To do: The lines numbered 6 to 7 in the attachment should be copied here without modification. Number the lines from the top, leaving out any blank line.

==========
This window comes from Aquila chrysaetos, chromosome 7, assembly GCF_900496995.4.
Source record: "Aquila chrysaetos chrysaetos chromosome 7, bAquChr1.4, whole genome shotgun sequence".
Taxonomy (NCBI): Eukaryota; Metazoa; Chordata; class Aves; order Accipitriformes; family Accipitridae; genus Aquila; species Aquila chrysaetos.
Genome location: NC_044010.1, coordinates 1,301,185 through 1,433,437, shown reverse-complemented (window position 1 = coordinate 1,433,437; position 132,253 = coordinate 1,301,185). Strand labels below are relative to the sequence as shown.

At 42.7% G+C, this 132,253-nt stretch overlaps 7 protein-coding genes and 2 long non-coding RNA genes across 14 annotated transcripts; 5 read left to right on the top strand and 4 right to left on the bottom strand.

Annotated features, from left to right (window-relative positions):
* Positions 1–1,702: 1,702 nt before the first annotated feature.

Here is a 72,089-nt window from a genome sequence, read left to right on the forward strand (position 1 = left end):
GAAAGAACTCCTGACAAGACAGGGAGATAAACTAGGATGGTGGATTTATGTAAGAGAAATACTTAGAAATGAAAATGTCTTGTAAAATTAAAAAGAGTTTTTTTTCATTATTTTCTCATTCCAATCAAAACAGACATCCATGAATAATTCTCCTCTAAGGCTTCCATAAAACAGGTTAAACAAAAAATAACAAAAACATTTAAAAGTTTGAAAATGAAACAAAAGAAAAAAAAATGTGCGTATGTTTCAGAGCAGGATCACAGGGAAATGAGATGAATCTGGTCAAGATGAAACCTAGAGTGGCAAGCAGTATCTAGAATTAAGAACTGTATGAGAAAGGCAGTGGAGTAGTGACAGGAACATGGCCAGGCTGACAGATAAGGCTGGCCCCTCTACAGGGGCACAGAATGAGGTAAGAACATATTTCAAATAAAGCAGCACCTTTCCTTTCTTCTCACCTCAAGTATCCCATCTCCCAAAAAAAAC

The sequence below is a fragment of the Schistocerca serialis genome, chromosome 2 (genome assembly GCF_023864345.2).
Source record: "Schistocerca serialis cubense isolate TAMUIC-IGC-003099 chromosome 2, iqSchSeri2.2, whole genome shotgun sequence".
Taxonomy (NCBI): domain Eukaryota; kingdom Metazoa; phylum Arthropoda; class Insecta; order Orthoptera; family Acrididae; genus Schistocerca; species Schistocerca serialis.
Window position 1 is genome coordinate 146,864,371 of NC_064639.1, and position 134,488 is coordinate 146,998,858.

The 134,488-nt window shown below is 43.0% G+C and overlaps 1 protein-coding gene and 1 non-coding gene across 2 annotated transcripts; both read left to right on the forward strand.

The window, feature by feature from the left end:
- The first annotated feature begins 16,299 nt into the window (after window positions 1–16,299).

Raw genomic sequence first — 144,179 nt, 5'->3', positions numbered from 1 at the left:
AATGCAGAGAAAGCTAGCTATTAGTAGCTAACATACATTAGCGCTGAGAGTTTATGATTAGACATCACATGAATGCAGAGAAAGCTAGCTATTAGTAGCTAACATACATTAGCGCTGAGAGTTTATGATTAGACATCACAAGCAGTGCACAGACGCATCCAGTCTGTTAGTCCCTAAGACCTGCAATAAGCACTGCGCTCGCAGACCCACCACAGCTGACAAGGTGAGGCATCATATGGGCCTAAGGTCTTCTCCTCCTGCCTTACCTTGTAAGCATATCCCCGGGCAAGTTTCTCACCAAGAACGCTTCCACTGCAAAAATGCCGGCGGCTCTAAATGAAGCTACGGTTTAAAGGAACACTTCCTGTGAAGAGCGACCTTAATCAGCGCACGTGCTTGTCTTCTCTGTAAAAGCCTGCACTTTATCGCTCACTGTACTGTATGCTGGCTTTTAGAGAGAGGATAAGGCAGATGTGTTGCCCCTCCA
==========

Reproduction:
Annotated features, from left to right (window-relative positions):
* Positions 1–1,702: 1,702 nt before the first annotated feature.